August 23, 2016

Colorado Secretary of State

The Colorado Secretary of State handles the formation and organization of Limited Liability Companies (LLCs) in Colorado.

Information on forming a Colorado LLC can be found at the Colorado Secretary of State homepage.

Who Can be Part of a Colorado LLC?

A limited liability company consists of one or more members which may be individuals, partnerships, limited partnerships, trusts, estates, associations, corporations, other limited liability companies or other business entities.

What do I have to do to form a limited liability company? What are the advantages?

A domestic limited liability company must complete and file Articles of Organization with the Colorado Secretary of State.

Members of a Colorado LLC are afforded limited liability and have pass-through taxes similar to a partnership.

Does Colorado recognize single member limited liability companies?

The Colorado Secretary of State will approve single-member LLCs.

How long does the Secretary of State Office take to process my LLC formation documents?

It typically takes approximately 20 days for the Colorado Secretary of State’s Office to process LLC Articles of Organization and other LLC formation documents.

Colorado LLC Name Requirements

State the name of the limited liability company. The name of a limited liability company must contain the term or abbreviation “limited liability company”, “ltd. liability company”, “limited liability co.”, “ltd. liability co.”, “limited”, “llc”, “l.l.c.”, or “ltd.”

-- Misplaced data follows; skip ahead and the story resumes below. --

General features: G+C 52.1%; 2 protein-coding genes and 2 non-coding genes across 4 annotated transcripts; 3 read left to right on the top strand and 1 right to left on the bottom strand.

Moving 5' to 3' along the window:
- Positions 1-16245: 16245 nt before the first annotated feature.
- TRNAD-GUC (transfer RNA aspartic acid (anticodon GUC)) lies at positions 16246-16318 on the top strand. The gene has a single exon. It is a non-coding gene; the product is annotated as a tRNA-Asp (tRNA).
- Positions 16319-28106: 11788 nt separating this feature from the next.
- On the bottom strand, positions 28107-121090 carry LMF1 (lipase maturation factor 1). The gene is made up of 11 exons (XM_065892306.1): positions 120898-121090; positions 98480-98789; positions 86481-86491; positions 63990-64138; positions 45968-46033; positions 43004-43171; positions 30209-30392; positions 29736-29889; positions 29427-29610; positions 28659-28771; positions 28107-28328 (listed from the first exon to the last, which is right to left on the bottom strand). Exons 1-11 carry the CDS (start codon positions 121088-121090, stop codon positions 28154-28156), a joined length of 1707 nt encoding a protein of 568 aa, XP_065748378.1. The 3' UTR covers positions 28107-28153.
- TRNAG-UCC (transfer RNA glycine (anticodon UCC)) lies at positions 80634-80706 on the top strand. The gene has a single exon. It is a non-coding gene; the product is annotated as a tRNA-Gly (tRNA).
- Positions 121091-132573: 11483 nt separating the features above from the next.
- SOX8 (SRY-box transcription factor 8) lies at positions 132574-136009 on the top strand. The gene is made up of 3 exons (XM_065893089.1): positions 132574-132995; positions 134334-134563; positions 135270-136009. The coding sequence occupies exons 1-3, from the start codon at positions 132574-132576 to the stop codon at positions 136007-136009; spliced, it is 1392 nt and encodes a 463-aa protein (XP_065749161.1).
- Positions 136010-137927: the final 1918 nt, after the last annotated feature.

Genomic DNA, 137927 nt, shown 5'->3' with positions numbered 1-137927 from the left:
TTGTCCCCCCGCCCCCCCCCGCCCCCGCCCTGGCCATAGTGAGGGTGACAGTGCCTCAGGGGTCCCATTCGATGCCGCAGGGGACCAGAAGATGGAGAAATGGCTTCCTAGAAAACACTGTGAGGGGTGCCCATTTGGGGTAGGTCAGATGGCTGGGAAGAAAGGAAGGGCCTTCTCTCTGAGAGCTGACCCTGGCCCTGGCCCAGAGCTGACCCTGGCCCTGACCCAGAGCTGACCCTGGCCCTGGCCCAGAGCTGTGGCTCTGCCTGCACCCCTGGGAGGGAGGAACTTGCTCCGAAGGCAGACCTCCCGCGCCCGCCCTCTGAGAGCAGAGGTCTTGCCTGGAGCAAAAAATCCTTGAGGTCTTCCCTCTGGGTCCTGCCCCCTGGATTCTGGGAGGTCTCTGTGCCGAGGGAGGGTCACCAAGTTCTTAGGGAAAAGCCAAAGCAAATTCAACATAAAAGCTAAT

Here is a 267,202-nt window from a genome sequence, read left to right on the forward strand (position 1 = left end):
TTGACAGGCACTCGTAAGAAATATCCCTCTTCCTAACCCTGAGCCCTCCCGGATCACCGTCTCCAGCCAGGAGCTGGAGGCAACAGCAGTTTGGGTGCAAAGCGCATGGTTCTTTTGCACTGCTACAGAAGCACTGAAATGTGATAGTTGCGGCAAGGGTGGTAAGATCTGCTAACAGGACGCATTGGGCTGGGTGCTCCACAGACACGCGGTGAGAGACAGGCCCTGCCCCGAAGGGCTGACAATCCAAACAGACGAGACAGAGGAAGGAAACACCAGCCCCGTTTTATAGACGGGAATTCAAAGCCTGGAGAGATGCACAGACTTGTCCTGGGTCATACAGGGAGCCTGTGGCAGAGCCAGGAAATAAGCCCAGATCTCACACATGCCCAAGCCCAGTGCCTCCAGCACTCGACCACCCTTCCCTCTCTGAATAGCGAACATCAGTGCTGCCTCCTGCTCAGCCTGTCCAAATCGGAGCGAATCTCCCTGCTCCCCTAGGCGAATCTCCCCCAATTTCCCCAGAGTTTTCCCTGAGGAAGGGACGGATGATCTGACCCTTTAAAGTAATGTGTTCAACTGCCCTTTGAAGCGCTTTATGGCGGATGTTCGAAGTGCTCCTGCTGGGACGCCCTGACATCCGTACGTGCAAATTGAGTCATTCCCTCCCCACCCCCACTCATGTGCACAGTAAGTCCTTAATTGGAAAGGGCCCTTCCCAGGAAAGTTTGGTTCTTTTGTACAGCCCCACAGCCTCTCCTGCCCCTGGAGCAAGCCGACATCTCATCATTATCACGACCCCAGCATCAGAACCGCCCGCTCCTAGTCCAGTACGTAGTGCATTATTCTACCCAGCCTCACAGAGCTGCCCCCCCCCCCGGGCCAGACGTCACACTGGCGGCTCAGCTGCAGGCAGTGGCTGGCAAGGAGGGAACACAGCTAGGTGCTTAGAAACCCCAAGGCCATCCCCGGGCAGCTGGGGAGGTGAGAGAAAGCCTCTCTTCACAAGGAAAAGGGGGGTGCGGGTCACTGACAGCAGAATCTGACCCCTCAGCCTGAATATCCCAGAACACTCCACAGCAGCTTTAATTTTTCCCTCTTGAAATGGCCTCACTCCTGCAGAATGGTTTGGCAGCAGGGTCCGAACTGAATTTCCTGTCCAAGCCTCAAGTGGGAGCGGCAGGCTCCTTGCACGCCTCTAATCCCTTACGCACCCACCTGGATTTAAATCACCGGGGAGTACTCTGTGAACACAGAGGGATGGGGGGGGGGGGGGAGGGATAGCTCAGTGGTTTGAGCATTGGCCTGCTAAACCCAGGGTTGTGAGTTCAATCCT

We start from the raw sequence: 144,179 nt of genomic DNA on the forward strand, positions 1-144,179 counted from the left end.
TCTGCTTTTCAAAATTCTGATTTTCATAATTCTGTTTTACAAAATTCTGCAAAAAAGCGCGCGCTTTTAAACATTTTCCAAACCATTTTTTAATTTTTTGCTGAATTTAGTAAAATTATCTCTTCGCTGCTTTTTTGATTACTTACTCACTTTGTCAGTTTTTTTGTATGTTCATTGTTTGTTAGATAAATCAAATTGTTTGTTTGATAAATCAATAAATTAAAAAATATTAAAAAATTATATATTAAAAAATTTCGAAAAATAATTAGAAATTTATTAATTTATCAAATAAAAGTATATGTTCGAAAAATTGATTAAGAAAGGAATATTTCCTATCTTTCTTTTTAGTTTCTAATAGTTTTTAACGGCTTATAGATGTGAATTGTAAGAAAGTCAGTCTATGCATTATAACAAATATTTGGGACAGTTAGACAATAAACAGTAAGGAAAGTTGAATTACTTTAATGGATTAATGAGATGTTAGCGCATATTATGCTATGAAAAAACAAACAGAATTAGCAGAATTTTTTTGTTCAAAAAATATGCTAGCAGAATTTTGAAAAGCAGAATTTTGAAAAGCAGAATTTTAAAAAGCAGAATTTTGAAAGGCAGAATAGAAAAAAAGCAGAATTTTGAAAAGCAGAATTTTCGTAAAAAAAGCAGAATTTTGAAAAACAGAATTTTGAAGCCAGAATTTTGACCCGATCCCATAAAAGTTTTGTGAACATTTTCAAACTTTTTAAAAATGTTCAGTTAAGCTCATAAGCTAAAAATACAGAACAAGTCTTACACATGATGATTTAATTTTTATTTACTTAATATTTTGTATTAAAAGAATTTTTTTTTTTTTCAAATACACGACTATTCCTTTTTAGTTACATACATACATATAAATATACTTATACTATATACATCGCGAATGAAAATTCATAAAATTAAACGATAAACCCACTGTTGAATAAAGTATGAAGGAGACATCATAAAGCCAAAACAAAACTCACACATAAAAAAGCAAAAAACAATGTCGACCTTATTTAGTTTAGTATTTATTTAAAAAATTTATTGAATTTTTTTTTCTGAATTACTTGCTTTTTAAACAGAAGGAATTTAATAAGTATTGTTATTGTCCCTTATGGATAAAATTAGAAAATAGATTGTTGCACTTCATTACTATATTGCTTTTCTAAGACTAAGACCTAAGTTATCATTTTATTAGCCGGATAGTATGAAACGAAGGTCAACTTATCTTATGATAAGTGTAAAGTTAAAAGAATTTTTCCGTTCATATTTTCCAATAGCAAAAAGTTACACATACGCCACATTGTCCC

Inclusion of any of these terms: “bank” or “trust” or any derivative thereof, “credit union”, “savings and loan”, “insurance”, “casualty”, “mutual”, or “surety” may be prohibited or restricted by Colorado law, and may be regulated by other state agencies (for example, use of the term “bank” requires Division of Banking approval).

The Colorado Secretary of State’s office cannot file a document which contains a name that falsely implies governmental affiliation.

Registered Agent

A registered agent must be an individual age 18 years or older whose primary residence or usual place of business is in Colorado, a domestic entity having a regular place of business in Colorado or a foreign entity authorized to transact business or conduct activities in Colorado that has a usual place of business in Colorado. If the entity has a usual place of business in Colorado, it may serve as its own registered agent.

Click here to find out what a Registered Agent service is and whether you need one.

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